Private payers continue to push for value
Private payers have been increasingly paying for outcomes, and experts say this will not change in 2020 or beyond.
“Value-based care is where the excitement is,” says Shehata, who adds that private payers have been watching CMS experiment with more risk sharing and what results it has achieved. “If anything, what the CMS payment models have done is driven the industry to step up its capability to accelerate risk-sharing.”
In addition, provider networks are widening. “It’s no longer just the inpatient, outpatient, and primary care providers,” he adds. “Now, they are bringing in pharmacy, home care, and the entire continuity of care.”
Zetter says physicians need to pay attention to payment trends among private payers to make sure they are maximizing their reimbursement potential. “Private payers are looking for the same things as Medicare: patient access, engagement, low costs, and quality outcomes,” says Zetter. “They are looking for providers who participate in programs that meet all of those requirements.”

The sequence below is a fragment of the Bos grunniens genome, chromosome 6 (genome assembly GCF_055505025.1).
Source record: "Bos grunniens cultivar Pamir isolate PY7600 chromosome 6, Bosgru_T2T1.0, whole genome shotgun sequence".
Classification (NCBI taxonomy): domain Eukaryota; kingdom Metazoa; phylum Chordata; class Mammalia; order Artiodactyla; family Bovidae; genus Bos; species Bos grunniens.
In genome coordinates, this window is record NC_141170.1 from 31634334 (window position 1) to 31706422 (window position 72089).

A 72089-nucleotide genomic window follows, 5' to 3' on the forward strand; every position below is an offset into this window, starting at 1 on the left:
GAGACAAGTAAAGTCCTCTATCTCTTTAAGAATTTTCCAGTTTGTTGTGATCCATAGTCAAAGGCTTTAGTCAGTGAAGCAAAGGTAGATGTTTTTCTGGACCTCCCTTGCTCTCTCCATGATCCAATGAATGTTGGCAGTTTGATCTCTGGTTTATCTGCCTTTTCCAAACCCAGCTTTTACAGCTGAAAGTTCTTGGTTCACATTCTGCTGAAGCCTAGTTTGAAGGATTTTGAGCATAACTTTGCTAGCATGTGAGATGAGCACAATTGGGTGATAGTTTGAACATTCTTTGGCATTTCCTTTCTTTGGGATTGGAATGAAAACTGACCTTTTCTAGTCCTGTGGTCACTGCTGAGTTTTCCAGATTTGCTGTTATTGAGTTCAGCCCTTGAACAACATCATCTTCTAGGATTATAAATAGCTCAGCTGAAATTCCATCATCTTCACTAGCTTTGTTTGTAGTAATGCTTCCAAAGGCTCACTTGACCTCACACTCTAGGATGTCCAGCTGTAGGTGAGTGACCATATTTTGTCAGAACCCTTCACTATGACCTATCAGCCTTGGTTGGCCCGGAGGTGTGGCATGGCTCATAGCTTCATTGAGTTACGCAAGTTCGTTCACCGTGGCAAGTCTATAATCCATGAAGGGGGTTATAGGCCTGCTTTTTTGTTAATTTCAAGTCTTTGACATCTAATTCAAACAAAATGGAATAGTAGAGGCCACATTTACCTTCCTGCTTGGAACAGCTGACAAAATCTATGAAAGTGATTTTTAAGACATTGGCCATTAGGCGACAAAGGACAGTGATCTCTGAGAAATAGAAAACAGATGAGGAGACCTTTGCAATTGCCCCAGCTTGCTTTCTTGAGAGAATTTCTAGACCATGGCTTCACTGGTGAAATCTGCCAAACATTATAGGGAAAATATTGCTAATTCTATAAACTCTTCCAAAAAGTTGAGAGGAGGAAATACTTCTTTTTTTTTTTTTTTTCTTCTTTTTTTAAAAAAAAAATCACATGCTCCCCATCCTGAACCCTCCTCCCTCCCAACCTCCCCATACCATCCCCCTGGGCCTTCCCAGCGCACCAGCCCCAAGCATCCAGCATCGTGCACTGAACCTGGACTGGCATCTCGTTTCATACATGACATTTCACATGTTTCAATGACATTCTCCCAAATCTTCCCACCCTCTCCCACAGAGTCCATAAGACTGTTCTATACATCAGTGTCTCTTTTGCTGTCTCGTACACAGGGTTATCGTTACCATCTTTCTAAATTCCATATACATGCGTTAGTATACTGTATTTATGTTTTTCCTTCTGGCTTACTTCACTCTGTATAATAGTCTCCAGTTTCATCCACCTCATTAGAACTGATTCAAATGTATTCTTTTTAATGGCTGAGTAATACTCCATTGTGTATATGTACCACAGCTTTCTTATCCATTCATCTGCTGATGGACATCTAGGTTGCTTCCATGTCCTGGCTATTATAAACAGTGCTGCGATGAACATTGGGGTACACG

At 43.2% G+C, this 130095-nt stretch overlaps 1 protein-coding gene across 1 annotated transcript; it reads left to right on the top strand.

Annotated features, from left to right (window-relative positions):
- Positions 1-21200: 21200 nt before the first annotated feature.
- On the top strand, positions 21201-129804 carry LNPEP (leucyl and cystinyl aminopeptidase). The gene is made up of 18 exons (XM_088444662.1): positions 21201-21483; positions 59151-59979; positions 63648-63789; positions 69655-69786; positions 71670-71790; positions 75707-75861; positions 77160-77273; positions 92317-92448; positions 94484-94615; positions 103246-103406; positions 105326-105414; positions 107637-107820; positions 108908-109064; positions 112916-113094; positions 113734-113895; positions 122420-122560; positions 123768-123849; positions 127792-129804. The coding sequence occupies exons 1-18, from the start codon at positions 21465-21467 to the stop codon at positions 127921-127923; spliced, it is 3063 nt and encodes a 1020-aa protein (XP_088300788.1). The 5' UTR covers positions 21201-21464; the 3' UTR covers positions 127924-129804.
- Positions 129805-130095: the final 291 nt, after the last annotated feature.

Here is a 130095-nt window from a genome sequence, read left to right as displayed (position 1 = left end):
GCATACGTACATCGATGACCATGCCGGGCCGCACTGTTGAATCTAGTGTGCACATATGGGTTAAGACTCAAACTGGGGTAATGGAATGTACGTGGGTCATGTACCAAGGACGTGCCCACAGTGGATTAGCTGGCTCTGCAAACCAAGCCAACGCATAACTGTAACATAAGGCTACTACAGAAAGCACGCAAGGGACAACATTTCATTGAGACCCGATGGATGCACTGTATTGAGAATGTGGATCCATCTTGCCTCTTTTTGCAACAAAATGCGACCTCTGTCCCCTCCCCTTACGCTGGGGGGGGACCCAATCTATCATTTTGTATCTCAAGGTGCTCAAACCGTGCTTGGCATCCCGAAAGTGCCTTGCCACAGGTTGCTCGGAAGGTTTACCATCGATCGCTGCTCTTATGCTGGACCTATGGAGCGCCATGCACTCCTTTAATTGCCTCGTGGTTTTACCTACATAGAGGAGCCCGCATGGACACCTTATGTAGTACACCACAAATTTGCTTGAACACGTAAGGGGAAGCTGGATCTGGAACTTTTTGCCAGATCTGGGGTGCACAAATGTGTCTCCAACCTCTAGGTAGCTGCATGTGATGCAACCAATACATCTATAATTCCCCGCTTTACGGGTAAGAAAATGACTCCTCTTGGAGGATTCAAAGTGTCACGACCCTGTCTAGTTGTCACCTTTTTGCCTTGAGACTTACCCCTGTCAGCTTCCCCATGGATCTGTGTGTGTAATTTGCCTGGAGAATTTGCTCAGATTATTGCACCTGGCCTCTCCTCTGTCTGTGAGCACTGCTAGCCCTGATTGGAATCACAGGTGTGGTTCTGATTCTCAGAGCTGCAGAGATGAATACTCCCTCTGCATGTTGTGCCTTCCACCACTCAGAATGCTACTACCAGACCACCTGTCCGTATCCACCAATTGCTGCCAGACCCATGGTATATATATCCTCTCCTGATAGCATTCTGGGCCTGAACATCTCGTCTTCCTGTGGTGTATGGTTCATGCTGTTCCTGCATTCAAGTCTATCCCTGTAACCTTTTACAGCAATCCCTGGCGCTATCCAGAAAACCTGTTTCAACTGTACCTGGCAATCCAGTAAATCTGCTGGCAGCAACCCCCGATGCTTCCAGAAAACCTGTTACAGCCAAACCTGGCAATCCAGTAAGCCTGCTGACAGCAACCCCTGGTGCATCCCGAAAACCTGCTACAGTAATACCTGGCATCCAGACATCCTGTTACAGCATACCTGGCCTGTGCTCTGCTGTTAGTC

If doctors aren’t paying attention to costs—by, say, sending patients to a nearby imaging center instead of one that’s farther away but in the patient’s plan—the plan’s administrators will take a dim view of the physician and possibly terminate the contract.
“Several years ago, United Health dumped thousands of providers with no notice,” says Zetter. “They are allowed to do that if they don’t think you are participating and meeting the plan requirements the right way.”
Conversely, doctors who do exceptionally well with cost containment and patient satisfaction scores can be invited to join an exclusive provider organization and possibly earn bonuses.
“These are invite-only networks,” says Zetter. Invitees are high-quality, low-cost providers with good patient access, perhaps with evening or early morning hours. “Even in today’s age with retail clinics as competition, there are still primary care physicians that have banker’s hours and they wonder why they are not successful,” he says. “You have to look at what’s happening around you.”